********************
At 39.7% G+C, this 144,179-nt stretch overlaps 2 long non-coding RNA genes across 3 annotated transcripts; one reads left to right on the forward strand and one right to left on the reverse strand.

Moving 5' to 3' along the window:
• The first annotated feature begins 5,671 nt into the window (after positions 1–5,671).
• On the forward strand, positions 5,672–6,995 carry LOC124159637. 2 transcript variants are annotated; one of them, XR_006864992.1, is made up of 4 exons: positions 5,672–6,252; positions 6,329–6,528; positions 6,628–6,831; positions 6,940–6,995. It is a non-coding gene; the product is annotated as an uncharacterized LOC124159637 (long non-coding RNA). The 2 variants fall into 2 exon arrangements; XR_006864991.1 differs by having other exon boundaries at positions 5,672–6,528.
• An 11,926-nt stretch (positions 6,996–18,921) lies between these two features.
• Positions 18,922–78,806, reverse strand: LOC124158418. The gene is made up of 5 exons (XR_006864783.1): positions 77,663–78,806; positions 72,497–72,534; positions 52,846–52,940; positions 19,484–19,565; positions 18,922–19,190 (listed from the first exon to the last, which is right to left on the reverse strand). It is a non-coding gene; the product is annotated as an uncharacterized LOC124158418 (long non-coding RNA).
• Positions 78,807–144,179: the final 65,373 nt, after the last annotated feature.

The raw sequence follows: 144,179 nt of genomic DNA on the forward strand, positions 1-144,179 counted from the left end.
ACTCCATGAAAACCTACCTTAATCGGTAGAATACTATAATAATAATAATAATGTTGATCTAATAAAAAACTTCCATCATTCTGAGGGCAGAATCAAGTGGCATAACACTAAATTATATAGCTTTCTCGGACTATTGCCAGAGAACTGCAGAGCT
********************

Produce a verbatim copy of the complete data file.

At 39.7% G+C, this 144,179-nt stretch overlaps 2 long non-coding RNA genes across 3 annotated transcripts; one reads left to right on the forward strand and one right to left on the reverse strand.

Moving 5' to 3' along the window:
• The first annotated feature begins 5,671 nt into the window (after positions 1–5,671).
• On the forward strand, positions 5,672–6,995 carry LOC124159637. 2 transcript variants are annotated; one of them, XR_006864992.1, is made up of 4 exons: positions 5,672–6,252; positions 6,329–6,528; positions 6,628–6,831; positions 6,940–6,995. It is a non-coding gene; the product is annotated as an uncharacterized LOC124159637 (long non-coding RNA). The 2 variants fall into 2 exon arrangements; XR_006864991.1 differs by having other exon boundaries at positions 5,672–6,528.
• An 11,926-nt stretch (positions 6,996–18,921) lies between these two features.
• Positions 18,922–78,806, reverse strand: LOC124158418. The gene is made up of 5 exons (XR_006864783.1): positions 77,663–78,806; positions 72,497–72,534; positions 52,846–52,940; positions 19,484–19,565; positions 18,922–19,190 (listed from the first exon to the last, which is right to left on the reverse strand). It is a non-coding gene; the product is annotated as an uncharacterized LOC124158418 (long non-coding RNA).
• Positions 78,807–144,179: the final 65,373 nt, after the last annotated feature.

The raw sequence follows: 144,179 nt of genomic DNA on the forward strand, positions 1-144,179 counted from the left end.
ACTCCATGAAAACCTACCTTAATCGGTAGAATACTATAATAATAATAATAATGTTGATCTAATAAAAAACTTCCATCATTCTGAGGGCAGAATCAAGTGGCATAACACTAAATTATATAGCTTTCTCGGACTATTGCCAGAGAACTGCAGAGCT